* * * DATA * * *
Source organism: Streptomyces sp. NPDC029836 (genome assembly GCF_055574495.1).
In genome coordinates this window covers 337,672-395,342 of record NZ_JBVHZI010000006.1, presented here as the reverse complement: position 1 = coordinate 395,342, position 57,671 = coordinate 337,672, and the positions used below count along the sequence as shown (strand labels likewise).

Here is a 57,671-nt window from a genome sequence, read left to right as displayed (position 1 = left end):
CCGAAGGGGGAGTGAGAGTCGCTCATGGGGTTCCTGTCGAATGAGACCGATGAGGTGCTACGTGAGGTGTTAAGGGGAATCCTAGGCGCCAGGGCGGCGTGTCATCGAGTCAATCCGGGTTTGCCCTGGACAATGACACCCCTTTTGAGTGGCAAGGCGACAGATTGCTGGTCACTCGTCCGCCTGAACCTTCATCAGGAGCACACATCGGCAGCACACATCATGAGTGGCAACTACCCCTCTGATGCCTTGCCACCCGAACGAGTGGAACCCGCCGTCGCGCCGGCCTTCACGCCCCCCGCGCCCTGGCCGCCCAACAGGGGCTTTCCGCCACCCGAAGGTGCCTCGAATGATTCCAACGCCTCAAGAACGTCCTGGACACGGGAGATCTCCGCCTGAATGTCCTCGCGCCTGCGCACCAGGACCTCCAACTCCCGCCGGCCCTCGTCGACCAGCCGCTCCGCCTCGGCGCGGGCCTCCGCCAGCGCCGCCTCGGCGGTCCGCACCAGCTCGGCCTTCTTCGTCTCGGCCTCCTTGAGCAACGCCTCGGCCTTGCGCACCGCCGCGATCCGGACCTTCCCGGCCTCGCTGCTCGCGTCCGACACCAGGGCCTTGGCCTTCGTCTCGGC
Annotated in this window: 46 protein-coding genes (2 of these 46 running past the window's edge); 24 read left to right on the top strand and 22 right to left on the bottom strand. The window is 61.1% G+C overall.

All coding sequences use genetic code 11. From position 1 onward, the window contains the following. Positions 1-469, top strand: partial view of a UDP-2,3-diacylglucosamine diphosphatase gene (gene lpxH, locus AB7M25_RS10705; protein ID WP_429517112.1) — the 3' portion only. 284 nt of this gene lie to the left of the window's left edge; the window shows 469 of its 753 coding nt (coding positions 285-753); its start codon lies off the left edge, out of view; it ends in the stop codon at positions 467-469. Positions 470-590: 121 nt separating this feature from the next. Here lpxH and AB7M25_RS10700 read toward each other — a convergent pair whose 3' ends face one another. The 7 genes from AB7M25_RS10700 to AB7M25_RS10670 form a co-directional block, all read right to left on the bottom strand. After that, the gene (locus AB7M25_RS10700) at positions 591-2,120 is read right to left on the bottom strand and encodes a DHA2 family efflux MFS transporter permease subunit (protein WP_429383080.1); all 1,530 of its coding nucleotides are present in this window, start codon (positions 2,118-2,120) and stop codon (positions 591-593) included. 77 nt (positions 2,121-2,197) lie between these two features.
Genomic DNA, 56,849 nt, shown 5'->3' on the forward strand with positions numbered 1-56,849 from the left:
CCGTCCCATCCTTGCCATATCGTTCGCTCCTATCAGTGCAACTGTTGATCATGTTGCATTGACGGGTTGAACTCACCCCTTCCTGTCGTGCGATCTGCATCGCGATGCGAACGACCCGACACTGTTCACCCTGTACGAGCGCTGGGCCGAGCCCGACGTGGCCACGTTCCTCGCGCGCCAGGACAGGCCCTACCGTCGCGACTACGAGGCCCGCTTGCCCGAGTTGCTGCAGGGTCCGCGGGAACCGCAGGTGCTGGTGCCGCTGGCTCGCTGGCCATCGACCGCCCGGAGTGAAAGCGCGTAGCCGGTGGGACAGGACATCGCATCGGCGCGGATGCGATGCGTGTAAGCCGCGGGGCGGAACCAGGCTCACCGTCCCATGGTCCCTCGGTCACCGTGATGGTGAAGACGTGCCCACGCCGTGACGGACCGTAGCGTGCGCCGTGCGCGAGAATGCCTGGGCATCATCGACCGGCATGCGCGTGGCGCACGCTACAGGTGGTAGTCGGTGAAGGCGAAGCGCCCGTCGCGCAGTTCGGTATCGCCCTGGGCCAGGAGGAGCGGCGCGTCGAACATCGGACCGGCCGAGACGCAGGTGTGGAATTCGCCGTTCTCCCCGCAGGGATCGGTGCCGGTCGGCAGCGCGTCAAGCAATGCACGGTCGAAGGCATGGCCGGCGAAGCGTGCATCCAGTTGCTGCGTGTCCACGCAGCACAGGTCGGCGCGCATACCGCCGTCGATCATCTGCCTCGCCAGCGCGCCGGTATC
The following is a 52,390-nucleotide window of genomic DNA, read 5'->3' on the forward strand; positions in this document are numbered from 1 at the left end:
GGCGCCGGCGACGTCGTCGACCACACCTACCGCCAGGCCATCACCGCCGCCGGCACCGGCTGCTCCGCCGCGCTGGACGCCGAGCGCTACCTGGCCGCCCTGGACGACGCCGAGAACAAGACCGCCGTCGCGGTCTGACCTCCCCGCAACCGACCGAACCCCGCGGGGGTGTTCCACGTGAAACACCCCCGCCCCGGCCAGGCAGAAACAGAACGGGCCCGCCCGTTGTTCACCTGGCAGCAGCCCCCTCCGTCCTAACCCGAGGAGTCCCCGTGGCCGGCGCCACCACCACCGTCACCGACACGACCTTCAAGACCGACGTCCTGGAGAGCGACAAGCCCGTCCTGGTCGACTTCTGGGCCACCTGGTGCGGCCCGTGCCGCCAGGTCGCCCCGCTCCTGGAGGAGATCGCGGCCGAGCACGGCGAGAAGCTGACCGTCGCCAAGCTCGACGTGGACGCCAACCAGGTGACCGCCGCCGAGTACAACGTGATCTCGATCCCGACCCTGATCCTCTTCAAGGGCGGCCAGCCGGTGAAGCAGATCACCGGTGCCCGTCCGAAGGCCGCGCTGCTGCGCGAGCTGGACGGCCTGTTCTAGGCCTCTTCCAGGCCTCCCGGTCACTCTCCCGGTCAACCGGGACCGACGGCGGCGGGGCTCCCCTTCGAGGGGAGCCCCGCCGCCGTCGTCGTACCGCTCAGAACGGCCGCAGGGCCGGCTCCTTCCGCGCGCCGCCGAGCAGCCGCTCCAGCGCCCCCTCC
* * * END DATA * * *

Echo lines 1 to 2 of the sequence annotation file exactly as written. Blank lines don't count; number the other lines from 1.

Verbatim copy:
Source organism: Streptomyces sp. NPDC029836 (genome assembly GCF_055574495.1).
In genome coordinates this window covers 337,672-395,342 of record NZ_JBVHZI010000006.1, presented here as the reverse complement: position 1 = coordinate 395,342, position 57,671 = coordinate 337,672, and the positions used below count along the sequence as shown (strand labels likewise).